In this case the single symptom related to DB stuck in the esophagus was epigastric pain. X-ray was able to correctly differentiate the LB from a coin, recognizing the typical double ring or the halo effect. According to the Brumbaugh’s protocol  the child should have been managed by an emergent gastroscopy to immediately remove the cell. Because the severe esophageal lesion was suggestive for a possible involvement of the aorta or other major vessels of the mediastinum, the cell was not touched. Despite the lack of a previous “sentinel bleed”, we wished to avoid the “activation” of an underling AEF with an immediate fatal consequence. At that time the battery could act as a plug of a vessel lesion preventing a major bleeding to occur. According to that the Brumbaugh guideline  was not followed, and we chose to exclude vessels damage by thoracotomy. This case underlies the crucial role of the endoscopy in this clinical presentation because the severity of the lesions indicates next operating steps, and induced us to modify the multidisciplinary approach to DB ingestion in children .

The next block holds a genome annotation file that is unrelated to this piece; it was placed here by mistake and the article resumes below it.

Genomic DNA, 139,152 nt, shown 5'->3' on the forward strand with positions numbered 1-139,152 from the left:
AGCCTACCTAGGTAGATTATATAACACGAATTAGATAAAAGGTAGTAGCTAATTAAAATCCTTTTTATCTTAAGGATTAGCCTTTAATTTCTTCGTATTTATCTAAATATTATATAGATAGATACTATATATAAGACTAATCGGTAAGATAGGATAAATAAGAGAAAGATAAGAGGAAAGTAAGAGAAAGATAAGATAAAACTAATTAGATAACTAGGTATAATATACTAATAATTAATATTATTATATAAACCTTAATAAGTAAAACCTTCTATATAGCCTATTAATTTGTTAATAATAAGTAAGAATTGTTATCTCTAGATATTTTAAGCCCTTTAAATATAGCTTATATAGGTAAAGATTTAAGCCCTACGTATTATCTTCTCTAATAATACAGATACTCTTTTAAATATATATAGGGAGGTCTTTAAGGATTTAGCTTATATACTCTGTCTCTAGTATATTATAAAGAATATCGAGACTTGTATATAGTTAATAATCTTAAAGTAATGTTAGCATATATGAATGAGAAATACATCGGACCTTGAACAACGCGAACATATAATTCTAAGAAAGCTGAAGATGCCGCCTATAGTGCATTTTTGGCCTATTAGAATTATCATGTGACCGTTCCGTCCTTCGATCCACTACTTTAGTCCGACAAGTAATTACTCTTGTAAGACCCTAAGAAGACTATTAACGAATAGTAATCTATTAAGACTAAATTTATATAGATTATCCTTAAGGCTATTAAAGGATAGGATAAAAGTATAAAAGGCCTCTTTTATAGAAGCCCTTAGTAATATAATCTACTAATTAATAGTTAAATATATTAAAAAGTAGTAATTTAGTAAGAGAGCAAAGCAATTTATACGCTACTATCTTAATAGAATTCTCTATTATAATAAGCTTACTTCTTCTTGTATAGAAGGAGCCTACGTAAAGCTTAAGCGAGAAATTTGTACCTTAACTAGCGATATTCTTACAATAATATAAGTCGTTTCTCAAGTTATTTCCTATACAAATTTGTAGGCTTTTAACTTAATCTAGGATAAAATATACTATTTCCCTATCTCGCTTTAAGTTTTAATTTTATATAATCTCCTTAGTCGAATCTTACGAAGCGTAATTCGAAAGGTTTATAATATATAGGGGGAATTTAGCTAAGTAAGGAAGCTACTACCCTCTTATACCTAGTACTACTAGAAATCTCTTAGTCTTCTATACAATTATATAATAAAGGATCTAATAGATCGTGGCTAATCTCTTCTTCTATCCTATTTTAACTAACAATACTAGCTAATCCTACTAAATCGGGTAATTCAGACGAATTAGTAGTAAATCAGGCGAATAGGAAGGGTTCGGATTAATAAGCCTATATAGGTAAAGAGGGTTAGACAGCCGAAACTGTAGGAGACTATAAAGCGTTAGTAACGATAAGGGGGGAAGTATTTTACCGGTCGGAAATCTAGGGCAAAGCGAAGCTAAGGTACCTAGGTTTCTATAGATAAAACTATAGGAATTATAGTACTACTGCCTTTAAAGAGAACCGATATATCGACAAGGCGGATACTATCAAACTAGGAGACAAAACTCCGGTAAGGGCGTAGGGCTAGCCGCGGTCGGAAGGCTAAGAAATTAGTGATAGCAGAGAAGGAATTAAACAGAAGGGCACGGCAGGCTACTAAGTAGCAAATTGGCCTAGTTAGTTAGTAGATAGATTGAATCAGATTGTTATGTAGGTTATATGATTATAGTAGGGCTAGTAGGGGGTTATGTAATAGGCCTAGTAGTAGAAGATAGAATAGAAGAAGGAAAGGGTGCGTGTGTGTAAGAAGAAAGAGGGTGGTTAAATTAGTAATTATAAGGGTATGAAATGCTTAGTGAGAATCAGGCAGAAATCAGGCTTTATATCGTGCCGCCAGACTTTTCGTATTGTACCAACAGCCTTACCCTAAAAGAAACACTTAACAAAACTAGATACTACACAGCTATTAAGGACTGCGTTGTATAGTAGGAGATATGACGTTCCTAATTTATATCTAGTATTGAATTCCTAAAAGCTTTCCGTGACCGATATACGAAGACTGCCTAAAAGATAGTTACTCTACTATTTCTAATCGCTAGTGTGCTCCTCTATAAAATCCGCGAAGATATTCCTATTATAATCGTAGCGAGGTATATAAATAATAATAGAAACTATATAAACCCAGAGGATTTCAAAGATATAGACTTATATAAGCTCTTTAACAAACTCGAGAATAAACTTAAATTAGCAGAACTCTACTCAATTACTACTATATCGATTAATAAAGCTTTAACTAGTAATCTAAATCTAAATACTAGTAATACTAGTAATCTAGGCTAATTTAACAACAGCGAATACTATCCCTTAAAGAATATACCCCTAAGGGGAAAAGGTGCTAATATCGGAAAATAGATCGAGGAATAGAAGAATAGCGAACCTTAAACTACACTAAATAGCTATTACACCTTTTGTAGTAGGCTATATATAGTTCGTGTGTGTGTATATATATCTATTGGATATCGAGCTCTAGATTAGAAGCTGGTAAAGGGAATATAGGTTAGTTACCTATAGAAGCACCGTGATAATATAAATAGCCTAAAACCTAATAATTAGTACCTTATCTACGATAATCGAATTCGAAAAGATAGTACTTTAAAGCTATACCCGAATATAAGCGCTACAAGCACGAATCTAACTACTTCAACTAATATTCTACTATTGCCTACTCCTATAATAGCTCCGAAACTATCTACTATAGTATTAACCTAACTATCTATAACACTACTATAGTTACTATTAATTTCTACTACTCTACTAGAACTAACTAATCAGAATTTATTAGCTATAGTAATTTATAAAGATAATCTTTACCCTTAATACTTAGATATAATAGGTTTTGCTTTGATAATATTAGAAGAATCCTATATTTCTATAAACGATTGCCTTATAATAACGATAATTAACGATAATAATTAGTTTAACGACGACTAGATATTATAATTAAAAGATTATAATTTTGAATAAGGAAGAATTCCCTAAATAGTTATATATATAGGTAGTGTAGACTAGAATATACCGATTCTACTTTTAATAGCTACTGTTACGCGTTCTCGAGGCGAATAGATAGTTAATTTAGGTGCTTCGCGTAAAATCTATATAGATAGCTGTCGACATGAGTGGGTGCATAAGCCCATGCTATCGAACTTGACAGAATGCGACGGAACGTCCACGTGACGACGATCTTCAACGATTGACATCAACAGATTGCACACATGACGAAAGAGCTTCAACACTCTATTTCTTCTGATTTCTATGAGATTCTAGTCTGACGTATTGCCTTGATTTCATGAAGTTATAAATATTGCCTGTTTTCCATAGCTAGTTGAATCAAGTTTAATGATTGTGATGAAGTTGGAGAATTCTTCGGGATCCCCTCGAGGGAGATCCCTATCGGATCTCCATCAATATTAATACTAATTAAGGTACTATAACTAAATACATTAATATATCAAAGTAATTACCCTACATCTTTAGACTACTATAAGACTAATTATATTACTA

As reported in the literature several days after the cell removal a suspected esophageal perforation with a peri-aortic severe edema occurred highlighting the potential late consequences of the DB ingestion, requiring a close clinical follow-up by means of traditional radiology, CT scan, MRI or repeating endoscopy.